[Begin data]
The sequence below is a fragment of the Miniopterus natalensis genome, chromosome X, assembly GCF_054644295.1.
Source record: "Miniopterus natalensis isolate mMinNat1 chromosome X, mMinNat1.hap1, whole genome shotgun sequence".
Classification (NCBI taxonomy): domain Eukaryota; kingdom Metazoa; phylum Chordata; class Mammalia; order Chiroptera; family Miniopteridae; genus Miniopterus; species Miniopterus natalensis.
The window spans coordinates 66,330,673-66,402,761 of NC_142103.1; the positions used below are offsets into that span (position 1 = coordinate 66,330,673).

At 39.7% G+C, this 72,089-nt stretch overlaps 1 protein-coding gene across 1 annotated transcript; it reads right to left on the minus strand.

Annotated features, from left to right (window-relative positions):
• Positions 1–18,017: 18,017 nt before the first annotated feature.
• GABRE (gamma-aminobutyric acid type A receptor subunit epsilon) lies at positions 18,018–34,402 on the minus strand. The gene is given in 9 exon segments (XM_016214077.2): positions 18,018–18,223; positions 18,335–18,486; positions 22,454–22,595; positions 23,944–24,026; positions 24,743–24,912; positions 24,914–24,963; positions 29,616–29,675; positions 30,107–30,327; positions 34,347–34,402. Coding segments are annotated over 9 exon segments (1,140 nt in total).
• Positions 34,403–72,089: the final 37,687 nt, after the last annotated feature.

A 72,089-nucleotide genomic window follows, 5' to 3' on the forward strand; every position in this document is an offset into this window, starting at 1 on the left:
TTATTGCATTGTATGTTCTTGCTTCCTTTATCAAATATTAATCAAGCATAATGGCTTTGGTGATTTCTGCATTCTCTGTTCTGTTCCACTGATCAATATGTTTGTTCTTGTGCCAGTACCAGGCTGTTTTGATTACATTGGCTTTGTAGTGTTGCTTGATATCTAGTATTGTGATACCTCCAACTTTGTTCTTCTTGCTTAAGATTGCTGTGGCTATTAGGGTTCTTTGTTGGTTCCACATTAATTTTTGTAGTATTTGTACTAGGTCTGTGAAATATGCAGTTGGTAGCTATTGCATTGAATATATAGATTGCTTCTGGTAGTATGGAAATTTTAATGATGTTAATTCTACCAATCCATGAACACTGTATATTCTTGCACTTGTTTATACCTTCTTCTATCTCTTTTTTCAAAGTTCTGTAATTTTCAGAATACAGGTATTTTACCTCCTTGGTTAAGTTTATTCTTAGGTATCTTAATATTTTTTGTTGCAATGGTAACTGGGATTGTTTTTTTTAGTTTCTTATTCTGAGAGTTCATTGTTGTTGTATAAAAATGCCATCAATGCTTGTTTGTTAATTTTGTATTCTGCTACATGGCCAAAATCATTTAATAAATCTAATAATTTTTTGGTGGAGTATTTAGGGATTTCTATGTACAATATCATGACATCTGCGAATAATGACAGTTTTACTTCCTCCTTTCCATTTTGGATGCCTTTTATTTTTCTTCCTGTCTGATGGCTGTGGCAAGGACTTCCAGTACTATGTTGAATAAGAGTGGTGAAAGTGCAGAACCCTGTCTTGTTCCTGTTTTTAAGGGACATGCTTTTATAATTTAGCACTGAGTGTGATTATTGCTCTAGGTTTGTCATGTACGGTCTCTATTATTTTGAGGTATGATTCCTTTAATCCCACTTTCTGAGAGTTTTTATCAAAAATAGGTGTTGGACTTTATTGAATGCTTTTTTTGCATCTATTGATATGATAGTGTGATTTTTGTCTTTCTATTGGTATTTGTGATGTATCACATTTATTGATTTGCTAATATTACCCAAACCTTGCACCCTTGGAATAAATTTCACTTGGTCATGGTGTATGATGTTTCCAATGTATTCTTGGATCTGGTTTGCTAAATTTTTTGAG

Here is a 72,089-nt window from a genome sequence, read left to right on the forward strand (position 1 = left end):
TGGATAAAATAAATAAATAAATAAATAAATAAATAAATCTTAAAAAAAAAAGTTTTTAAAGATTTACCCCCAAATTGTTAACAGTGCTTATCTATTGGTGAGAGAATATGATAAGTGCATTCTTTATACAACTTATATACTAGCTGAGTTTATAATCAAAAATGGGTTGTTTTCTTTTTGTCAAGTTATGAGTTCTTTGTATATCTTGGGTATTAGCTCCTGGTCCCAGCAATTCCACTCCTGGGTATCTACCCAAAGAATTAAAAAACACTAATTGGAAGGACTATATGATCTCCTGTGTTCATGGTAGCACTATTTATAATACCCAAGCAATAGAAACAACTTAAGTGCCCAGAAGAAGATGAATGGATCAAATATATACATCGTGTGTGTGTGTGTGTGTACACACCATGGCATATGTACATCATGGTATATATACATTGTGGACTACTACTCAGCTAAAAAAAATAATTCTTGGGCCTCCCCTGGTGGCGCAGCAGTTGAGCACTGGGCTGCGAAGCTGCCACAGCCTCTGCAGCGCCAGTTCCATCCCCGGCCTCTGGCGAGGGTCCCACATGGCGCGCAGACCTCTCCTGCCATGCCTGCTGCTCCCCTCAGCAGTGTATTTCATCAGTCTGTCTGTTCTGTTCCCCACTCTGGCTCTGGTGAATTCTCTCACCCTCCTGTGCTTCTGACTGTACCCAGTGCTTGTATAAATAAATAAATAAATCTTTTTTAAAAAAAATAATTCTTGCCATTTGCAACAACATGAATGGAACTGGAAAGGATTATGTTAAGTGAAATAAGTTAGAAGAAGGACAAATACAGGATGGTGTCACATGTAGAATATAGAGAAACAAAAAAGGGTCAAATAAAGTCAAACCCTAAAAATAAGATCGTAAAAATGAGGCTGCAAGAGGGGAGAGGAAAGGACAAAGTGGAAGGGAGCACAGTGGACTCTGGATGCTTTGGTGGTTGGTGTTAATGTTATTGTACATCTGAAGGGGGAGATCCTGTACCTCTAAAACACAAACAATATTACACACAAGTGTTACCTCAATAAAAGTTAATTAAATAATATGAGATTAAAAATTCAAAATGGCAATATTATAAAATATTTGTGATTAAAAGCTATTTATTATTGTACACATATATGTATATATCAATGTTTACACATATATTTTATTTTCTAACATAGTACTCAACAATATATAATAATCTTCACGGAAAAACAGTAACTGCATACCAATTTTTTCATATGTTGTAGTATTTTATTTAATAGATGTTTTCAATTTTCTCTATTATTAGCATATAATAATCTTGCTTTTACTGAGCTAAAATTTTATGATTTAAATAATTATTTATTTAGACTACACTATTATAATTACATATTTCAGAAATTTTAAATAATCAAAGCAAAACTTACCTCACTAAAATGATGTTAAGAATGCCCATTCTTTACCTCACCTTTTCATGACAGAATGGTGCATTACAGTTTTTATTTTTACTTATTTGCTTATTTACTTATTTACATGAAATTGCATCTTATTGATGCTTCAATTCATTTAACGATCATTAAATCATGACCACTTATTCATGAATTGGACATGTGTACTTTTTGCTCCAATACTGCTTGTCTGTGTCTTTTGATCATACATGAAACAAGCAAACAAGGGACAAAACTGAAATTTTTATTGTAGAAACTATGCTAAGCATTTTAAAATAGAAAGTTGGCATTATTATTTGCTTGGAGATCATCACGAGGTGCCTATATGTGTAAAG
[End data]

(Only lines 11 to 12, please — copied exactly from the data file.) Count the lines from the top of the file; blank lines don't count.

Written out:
TTATTGCATTGTATGTTCTTGCTTCCTTTATCAAATATTAATCAAGCATAATGGCTTTGGTGATTTCTGCATTCTCTGTTCTGTTCCACTGATCAATATGTTTGTTCTTGTGCCAGTACCAGGCTGTTTTGATTACATTGGCTTTGTAGTGTTGCTTGATATCTAGTATTGTGATACCTCCAACTTTGTTCTTCTTGCTTAAGATTGCTGTGGCTATTAGGGTTCTTTGTTGGTTCCACATTAATTTTTGTAGTATTTGTACTAGGTCTGTGAAATATGCAGTTGGTAGCTATTGCATTGAATATATAGATTGCTTCTGGTAGTATGGAAATTTTAATGATGTTAATTCTACCAATCCATGAACACTGTATATTCTTGCACTTGTTTATACCTTCTTCTATCTCTTTTTTCAAAGTTCTGTAATTTTCAGAATACAGGTATTTTACCTCCTTGGTTAAGTTTATTCTTAGGTATCTTAATATTTTTTGTTGCAATGGTAACTGGGATTGTTTTTTTTAGTTTCTTATTCTGAGAGTTCATTGTTGTTGTATAAAAATGCCATCAATGCTTGTTTGTTAATTTTGTATTCTGCTACATGGCCAAAATCATTTAATAAATCTAATAATTTTTTGGTGGAGTATTTAGGGATTTCTATGTACAATATCATGACATCTGCGAATAATGACAGTTTTACTTCCTCCTTTCCATTTTGGATGCCTTTTATTTTTCTTCCTGTCTGATGGCTGTGGCAAGGACTTCCAGTACTATGTTGAATAAGAGTGGTGAAAGTGCAGAACCCTGTCTTGTTCCTGTTTTTAAGGGACATGCTTTTATAATTTAGCACTGAGTGTGATTATTGCTCTAGGTTTGTCATGTACGGTCTCTATTATTTTGAGGTATGATTCCTTTAATCCCACTTTCTGAGAGTTTTTATCAAAAATAGGTGTTGGACTTTATTGAATGCTTTTTTTGCATCTATTGATATGATAGTGTGATTTTTGTCTTTCTATTGGTATTTGTGATGTATCACATTTATTGATTTGCTAATATTACCCAAACCTTGCACCCTTGGAATAAATTTCACTTGGTCATGGTGTATGATGTTTCCAATGTATTCTTGGATCTGGTTTGCTAAATTTTTTGAG

Here is a 72,089-nt window from a genome sequence, read left to right on the forward strand (position 1 = left end):